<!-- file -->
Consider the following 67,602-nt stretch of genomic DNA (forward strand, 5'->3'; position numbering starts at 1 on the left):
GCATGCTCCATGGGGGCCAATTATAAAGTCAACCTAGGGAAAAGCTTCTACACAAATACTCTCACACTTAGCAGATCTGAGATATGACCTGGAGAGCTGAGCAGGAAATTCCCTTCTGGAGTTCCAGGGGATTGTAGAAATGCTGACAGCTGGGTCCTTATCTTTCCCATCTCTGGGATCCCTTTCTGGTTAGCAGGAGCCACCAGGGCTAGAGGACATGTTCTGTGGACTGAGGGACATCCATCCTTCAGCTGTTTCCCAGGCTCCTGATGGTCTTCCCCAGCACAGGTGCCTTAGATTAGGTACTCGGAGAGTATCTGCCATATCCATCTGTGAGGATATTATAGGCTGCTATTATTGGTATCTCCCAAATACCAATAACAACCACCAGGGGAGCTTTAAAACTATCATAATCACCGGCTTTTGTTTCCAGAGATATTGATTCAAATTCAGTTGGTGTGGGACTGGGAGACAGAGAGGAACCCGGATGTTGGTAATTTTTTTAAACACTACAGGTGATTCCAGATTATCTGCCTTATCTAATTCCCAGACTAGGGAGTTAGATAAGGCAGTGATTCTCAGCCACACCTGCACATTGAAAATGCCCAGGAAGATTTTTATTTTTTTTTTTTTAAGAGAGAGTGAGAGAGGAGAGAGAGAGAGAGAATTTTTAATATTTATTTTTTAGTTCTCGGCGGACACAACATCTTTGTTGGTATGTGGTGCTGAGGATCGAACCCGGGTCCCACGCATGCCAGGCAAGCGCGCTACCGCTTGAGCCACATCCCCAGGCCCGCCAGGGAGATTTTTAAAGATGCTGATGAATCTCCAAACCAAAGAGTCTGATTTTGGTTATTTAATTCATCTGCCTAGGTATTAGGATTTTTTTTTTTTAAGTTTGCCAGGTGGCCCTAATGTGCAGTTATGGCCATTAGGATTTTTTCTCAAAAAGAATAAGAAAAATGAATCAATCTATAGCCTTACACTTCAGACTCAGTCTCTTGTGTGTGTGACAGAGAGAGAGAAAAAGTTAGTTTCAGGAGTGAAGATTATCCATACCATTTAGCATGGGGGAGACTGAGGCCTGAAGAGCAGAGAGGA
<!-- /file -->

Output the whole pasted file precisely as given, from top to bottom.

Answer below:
Consider the following 67,602-nt stretch of genomic DNA (forward strand, 5'->3'; position numbering starts at 1 on the left):
GCATGCTCCATGGGGGCCAATTATAAAGTCAACCTAGGGAAAAGCTTCTACACAAATACTCTCACACTTAGCAGATCTGAGATATGACCTGGAGAGCTGAGCAGGAAATTCCCTTCTGGAGTTCCAGGGGATTGTAGAAATGCTGACAGCTGGGTCCTTATCTTTCCCATCTCTGGGATCCCTTTCTGGTTAGCAGGAGCCACCAGGGCTAGAGGACATGTTCTGTGGACTGAGGGACATCCATCCTTCAGCTGTTTCCCAGGCTCCTGATGGTCTTCCCCAGCACAGGTGCCTTAGATTAGGTACTCGGAGAGTATCTGCCATATCCATCTGTGAGGATATTATAGGCTGCTATTATTGGTATCTCCCAAATACCAATAACAACCACCAGGGGAGCTTTAAAACTATCATAATCACCGGCTTTTGTTTCCAGAGATATTGATTCAAATTCAGTTGGTGTGGGACTGGGAGACAGAGAGGAACCCGGATGTTGGTAATTTTTTTAAACACTACAGGTGATTCCAGATTATCTGCCTTATCTAATTCCCAGACTAGGGAGTTAGATAAGGCAGTGATTCTCAGCCACACCTGCACATTGAAAATGCCCAGGAAGATTTTTATTTTTTTTTTTTTAAGAGAGAGTGAGAGAGGAGAGAGAGAGAGAGAATTTTTAATATTTATTTTTTAGTTCTCGGCGGACACAACATCTTTGTTGGTATGTGGTGCTGAGGATCGAACCCGGGTCCCACGCATGCCAGGCAAGCGCGCTACCGCTTGAGCCACATCCCCAGGCCCGCCAGGGAGATTTTTAAAGATGCTGATGAATCTCCAAACCAAAGAGTCTGATTTTGGTTATTTAATTCATCTGCCTAGGTATTAGGATTTTTTTTTTTTAAGTTTGCCAGGTGGCCCTAATGTGCAGTTATGGCCATTAGGATTTTTTCTCAAAAAGAATAAGAAAAATGAATCAATCTATAGCCTTACACTTCAGACTCAGTCTCTTGTGTGTGTGACAGAGAGAGAGAAAAAGTTAGTTTCAGGAGTGAAGATTATCCATACCATTTAGCATGGGGGAGACTGAGGCCTGAAGAGCAGAGAGGA